The order of a firewall's list of rules is very important, you can create inappropriate and genuine mistake, if you do not think very closely. The errors occur very often when the rules are added later or moved around the rules, probably because you do not have as good overview of all rules, which were since the first time settings.
This problem occurs because the traffic handled by the first rule to match, and thus not necessarily the best rule. Basically there are two "things" you can follow. You should always put the most specific rules first and least specific last, and you can then choose between firewall prioritize applications' performance or latency. If you place the most frequently used rules first, you will optimize the rulebook to firewall performance. If you place the rules that "serve" the most important applications, that will optimize the applications. Often you can combine the two, since it is always essential to check that you have not made a hole for yourselves by placing a less specific rule before a more specific.
A relevant example could, for example, be that you have made a specific rule which allows only your DNS server to access the IP address of your external DNS server that is only on port 53. Later you discover that the rule that all your machines must access everything on port 80, used all the time, so you move it up first in the rulebook. You have now created a hole in your rules, because your DNS server can now access everything on port 80 and it will not, of course, a DNS server will not surf the net, and if it does, something is seriously wrong. Note that an attacker has control of it and might have used the browser to download the tools up.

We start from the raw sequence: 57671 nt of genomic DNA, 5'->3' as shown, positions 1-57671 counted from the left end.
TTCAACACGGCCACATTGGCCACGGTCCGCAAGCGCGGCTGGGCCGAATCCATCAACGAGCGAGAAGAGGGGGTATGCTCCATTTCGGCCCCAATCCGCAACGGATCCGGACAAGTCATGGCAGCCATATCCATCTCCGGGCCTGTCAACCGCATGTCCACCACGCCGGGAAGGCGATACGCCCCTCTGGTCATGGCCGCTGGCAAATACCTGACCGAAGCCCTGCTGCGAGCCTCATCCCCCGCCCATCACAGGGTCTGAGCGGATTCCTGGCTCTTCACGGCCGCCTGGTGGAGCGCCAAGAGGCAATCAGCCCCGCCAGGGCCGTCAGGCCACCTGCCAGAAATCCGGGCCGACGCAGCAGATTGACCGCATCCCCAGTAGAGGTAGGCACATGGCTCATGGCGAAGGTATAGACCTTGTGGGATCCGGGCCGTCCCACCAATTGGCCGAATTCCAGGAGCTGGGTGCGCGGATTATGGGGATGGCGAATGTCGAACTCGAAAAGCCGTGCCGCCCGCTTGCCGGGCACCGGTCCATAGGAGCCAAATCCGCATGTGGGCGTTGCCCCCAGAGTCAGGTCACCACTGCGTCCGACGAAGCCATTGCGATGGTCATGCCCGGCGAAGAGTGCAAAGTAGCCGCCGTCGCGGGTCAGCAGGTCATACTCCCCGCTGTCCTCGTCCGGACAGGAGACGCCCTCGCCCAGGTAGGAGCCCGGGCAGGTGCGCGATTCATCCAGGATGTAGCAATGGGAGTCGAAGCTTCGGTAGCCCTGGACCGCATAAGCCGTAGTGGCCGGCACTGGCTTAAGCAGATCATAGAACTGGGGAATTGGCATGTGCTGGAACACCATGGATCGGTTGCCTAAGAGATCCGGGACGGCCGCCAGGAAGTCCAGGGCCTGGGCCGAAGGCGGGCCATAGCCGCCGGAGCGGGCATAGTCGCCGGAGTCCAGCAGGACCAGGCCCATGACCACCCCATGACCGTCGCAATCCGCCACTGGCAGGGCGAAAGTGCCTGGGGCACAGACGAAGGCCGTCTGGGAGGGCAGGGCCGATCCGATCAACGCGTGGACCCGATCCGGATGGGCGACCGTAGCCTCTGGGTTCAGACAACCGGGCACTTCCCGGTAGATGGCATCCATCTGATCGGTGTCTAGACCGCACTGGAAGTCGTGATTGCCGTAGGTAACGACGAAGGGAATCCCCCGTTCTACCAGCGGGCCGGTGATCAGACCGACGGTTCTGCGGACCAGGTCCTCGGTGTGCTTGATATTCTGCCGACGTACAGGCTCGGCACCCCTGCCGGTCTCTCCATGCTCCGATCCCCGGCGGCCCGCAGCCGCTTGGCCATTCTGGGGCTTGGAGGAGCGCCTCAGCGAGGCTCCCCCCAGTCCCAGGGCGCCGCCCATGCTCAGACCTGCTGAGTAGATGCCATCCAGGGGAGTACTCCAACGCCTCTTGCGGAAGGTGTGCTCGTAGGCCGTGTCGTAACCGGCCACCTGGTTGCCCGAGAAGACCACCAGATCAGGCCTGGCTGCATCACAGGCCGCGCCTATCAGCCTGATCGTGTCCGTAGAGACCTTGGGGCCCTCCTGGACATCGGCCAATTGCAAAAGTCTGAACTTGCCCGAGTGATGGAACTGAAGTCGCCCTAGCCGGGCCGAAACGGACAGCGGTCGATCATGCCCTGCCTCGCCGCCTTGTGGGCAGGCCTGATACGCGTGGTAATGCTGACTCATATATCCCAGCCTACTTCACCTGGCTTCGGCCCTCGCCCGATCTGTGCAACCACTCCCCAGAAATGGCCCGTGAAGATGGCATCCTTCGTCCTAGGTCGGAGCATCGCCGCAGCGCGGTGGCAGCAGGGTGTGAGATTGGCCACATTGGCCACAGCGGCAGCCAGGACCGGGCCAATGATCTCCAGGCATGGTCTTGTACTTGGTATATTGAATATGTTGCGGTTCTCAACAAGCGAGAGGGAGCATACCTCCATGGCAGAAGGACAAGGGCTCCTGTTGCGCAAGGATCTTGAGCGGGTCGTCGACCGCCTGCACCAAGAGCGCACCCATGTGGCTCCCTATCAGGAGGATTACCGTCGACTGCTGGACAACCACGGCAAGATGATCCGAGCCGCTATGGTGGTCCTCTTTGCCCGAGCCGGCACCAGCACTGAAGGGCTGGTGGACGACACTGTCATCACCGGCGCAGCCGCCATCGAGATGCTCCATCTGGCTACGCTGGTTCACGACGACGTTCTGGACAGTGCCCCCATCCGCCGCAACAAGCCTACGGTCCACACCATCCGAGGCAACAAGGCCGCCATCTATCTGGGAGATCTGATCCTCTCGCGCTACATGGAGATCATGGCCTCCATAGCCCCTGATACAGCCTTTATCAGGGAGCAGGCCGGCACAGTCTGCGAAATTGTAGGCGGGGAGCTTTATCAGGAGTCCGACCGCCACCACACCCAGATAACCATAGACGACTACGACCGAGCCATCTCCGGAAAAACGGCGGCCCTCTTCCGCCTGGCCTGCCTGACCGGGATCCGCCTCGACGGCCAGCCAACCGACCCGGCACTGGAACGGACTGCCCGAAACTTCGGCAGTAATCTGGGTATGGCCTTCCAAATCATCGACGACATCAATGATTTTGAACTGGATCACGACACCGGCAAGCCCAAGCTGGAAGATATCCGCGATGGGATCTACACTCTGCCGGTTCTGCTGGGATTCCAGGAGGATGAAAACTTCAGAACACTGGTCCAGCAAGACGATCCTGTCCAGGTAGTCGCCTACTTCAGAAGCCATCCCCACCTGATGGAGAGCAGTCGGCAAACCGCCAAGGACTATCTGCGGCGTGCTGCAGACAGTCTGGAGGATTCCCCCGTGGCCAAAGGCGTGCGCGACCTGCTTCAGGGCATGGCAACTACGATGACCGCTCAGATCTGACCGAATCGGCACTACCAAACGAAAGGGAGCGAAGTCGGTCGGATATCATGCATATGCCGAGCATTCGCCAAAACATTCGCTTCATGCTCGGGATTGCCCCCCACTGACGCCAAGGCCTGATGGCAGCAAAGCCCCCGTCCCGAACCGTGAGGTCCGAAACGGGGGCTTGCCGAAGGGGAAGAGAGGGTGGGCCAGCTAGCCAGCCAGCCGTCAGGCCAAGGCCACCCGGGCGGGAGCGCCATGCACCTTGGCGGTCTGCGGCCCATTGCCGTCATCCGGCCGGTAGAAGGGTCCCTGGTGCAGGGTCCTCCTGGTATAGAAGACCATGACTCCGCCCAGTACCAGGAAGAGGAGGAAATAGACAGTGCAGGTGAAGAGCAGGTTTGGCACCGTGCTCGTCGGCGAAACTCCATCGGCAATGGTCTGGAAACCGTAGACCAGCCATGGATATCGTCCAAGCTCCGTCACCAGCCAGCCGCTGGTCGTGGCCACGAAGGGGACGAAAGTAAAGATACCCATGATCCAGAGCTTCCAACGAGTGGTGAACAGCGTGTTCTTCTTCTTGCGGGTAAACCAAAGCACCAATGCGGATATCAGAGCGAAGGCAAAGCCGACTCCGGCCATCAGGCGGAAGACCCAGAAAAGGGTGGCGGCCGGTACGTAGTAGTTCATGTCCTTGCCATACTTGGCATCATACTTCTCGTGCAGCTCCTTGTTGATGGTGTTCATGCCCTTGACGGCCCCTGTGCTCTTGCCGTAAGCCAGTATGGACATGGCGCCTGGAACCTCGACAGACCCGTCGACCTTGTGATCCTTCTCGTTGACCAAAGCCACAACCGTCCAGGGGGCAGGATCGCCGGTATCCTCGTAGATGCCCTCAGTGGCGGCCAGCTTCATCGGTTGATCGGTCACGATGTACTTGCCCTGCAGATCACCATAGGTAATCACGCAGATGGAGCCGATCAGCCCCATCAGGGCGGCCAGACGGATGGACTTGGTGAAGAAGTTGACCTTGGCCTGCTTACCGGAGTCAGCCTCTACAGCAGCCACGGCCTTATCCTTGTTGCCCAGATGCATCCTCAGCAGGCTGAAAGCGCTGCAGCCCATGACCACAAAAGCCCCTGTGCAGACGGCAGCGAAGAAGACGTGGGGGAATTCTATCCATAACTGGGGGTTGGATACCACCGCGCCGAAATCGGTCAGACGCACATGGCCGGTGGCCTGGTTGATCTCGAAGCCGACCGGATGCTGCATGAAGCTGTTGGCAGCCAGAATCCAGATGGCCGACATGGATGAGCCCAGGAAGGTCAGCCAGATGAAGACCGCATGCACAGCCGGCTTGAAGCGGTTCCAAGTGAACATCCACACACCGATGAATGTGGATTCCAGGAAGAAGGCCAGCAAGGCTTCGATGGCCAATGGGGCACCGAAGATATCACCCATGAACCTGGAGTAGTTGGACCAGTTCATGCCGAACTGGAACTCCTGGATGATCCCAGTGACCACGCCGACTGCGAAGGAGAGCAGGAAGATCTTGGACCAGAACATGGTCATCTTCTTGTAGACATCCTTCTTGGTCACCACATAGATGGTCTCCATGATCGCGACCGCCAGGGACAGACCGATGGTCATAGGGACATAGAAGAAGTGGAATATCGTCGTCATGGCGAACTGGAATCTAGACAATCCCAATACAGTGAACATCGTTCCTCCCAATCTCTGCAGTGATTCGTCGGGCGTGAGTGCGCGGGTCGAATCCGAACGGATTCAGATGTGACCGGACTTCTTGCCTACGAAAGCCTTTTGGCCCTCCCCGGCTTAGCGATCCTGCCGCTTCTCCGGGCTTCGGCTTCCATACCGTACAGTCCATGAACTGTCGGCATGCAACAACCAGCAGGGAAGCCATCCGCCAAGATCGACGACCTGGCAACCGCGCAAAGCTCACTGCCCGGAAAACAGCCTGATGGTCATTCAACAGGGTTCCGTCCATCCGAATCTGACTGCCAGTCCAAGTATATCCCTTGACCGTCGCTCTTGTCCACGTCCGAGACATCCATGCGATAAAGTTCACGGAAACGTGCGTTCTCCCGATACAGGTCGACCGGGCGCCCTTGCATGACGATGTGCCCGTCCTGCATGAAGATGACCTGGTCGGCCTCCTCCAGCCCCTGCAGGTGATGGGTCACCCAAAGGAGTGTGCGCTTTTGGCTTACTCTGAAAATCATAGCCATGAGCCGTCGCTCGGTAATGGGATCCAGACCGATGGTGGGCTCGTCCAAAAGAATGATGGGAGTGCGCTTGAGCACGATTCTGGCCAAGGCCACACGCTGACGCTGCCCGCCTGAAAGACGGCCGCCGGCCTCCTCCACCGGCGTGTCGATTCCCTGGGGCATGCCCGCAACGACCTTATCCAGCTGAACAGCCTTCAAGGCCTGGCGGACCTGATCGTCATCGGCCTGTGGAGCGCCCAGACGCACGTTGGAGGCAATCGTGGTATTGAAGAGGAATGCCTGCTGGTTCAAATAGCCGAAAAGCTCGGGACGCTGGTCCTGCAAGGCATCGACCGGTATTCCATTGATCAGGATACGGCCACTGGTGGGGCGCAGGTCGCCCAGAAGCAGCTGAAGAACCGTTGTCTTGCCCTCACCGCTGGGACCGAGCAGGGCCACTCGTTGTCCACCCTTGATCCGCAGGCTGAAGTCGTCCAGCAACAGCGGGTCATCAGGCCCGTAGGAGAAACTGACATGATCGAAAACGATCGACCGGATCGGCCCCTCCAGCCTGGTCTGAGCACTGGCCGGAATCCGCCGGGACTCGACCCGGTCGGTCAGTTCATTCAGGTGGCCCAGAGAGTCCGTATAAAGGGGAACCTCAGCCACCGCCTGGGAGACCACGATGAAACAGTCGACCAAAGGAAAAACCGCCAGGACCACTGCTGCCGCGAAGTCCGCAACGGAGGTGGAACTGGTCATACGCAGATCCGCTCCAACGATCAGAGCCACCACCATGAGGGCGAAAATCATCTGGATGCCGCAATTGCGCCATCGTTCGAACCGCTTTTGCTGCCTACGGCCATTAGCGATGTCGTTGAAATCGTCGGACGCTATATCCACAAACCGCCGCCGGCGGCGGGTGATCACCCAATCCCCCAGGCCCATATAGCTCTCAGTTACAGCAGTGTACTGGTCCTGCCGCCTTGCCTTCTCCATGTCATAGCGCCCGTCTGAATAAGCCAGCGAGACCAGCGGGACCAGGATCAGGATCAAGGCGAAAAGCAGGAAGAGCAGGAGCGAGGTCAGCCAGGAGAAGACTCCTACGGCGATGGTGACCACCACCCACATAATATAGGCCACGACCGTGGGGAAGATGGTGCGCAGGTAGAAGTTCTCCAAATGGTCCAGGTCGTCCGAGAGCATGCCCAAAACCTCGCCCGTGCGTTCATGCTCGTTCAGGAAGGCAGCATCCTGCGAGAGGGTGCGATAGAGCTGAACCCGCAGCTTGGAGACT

Rules for building a Firewall - Inbound rules
What we need to allow much depends on what type of firewall we have. A packet filtering router is not as intelligent as a stateful firewall, which in turn are not as intelligent as a stateful inspection firewall. I therefore have to divide the reflection on the type of firewall we are talking about.
General idea for all types
Besides the type of firewall, there are two areas we should look at when we consider the incoming traffic. First, the traffic coming out from entering the services we offer, for example retrieve web pages from our web server, download files from our ftp server or deliver messages to our mailserver. And secondly, the traffic to enter through the firewall in response to something that is asked from within, for example a user who wants to see a web page from a foreign web server.
Packet filtering router
We need to open the gates to the services we offer on our network. For example port 80 on our web server and port 25 to our mail server, but it is perhaps not necessary in general to open to all incoming traffic on these ports. Maybe we can be content to allow traffic on port 80, specifically to our web server, so you can not access for example mail server or any workstation on port 80. Same is true for other ports.